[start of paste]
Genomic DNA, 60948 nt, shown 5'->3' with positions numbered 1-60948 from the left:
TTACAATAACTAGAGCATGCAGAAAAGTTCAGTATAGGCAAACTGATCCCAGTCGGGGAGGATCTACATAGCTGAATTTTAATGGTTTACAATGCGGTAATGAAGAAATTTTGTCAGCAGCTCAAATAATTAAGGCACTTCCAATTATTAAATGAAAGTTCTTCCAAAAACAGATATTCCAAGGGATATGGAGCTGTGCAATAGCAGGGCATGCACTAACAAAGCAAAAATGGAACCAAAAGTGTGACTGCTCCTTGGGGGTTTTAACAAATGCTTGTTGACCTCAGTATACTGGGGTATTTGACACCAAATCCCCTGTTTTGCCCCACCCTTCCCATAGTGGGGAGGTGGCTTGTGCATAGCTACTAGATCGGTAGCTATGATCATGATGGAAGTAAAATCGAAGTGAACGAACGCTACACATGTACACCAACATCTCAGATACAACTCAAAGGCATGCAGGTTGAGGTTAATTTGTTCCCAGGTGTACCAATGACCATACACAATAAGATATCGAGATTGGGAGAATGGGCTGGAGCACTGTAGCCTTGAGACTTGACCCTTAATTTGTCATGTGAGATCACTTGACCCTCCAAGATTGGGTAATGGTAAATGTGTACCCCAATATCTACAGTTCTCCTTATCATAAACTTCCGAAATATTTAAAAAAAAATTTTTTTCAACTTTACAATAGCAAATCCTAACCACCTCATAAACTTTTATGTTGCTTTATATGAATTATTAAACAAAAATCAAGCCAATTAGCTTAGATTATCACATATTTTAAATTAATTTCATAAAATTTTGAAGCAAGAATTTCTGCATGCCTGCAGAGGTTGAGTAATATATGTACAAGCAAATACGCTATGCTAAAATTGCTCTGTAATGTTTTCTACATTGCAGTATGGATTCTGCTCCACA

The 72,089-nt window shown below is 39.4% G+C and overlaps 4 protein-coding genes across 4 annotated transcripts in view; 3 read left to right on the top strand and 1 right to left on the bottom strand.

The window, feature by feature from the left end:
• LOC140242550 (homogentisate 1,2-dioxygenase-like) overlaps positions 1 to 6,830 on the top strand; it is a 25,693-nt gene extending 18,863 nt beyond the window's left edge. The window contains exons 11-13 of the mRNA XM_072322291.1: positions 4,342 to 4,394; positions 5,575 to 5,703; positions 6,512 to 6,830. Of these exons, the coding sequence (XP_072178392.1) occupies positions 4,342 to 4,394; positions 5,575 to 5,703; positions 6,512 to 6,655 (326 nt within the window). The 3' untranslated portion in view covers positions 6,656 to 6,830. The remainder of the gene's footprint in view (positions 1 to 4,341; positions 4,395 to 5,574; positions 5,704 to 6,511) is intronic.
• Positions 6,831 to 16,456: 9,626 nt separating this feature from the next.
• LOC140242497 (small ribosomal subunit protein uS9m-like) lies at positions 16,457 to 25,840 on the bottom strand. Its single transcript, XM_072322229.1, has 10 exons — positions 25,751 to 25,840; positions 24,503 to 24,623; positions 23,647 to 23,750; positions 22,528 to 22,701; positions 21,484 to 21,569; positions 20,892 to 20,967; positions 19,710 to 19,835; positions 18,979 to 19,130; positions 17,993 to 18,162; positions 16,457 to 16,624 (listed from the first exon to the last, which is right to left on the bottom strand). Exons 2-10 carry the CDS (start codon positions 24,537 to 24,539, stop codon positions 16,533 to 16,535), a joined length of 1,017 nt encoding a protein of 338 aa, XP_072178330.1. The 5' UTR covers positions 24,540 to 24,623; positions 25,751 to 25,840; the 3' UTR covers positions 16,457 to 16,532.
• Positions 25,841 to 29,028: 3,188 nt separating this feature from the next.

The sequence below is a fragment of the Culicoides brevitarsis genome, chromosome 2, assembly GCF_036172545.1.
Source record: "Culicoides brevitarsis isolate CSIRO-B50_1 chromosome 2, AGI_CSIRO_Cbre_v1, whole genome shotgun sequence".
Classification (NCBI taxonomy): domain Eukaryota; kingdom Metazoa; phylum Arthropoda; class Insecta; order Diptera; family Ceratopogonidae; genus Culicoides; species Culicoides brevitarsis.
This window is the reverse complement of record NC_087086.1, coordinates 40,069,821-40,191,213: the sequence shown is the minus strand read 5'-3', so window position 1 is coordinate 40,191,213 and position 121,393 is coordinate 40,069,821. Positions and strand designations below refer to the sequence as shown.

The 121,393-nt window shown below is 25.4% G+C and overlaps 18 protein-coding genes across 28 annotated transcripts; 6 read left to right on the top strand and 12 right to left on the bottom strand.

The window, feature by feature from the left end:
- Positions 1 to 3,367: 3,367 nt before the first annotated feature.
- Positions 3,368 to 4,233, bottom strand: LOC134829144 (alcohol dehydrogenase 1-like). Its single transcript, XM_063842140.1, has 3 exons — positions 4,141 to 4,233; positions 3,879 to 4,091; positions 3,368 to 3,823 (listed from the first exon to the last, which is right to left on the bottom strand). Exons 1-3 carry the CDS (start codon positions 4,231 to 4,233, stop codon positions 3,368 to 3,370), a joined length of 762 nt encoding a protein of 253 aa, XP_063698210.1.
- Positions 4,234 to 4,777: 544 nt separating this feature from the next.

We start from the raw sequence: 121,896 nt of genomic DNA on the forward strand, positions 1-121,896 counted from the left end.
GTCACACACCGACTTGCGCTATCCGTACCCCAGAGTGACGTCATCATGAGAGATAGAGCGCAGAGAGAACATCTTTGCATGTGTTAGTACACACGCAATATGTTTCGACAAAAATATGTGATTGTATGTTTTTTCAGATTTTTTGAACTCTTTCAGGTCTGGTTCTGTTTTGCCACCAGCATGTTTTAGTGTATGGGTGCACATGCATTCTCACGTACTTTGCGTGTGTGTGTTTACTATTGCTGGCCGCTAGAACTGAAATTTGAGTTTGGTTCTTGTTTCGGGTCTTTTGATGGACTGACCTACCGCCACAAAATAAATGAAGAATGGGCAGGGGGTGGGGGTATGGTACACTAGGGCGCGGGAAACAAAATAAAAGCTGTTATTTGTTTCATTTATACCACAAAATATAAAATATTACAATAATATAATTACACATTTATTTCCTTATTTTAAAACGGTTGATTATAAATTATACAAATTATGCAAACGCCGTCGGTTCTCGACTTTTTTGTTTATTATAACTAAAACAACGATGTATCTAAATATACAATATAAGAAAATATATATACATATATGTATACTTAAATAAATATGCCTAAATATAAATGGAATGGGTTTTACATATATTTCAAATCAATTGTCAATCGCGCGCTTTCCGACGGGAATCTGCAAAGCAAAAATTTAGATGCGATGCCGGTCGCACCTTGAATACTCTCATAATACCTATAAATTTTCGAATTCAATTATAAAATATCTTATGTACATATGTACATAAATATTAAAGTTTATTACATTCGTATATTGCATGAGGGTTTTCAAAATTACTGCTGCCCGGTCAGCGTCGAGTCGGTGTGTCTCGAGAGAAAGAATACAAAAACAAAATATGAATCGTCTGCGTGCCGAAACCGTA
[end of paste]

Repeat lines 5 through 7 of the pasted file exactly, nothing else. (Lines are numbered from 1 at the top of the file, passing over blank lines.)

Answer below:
• LOC140242550 (homogentisate 1,2-dioxygenase-like) overlaps positions 1 to 6,830 on the top strand; it is a 25,693-nt gene extending 18,863 nt beyond the window's left edge. The window contains exons 11-13 of the mRNA XM_072322291.1: positions 4,342 to 4,394; positions 5,575 to 5,703; positions 6,512 to 6,830. Of these exons, the coding sequence (XP_072178392.1) occupies positions 4,342 to 4,394; positions 5,575 to 5,703; positions 6,512 to 6,655 (326 nt within the window). The 3' untranslated portion in view covers positions 6,656 to 6,830. The remainder of the gene's footprint in view (positions 1 to 4,341; positions 4,395 to 5,574; positions 5,704 to 6,511) is intronic.
• Positions 6,831 to 16,456: 9,626 nt separating this feature from the next.
• LOC140242497 (small ribosomal subunit protein uS9m-like) lies at positions 16,457 to 25,840 on the bottom strand. Its single transcript, XM_072322229.1, has 10 exons — positions 25,751 to 25,840; positions 24,503 to 24,623; positions 23,647 to 23,750; positions 22,528 to 22,701; positions 21,484 to 21,569; positions 20,892 to 20,967; positions 19,710 to 19,835; positions 18,979 to 19,130; positions 17,993 to 18,162; positions 16,457 to 16,624 (listed from the first exon to the last, which is right to left on the bottom strand). Exons 2-10 carry the CDS (start codon positions 24,537 to 24,539, stop codon positions 16,533 to 16,535), a joined length of 1,017 nt encoding a protein of 338 aa, XP_072178330.1. The 5' UTR covers positions 24,540 to 24,623; positions 25,751 to 25,840; the 3' UTR covers positions 16,457 to 16,532.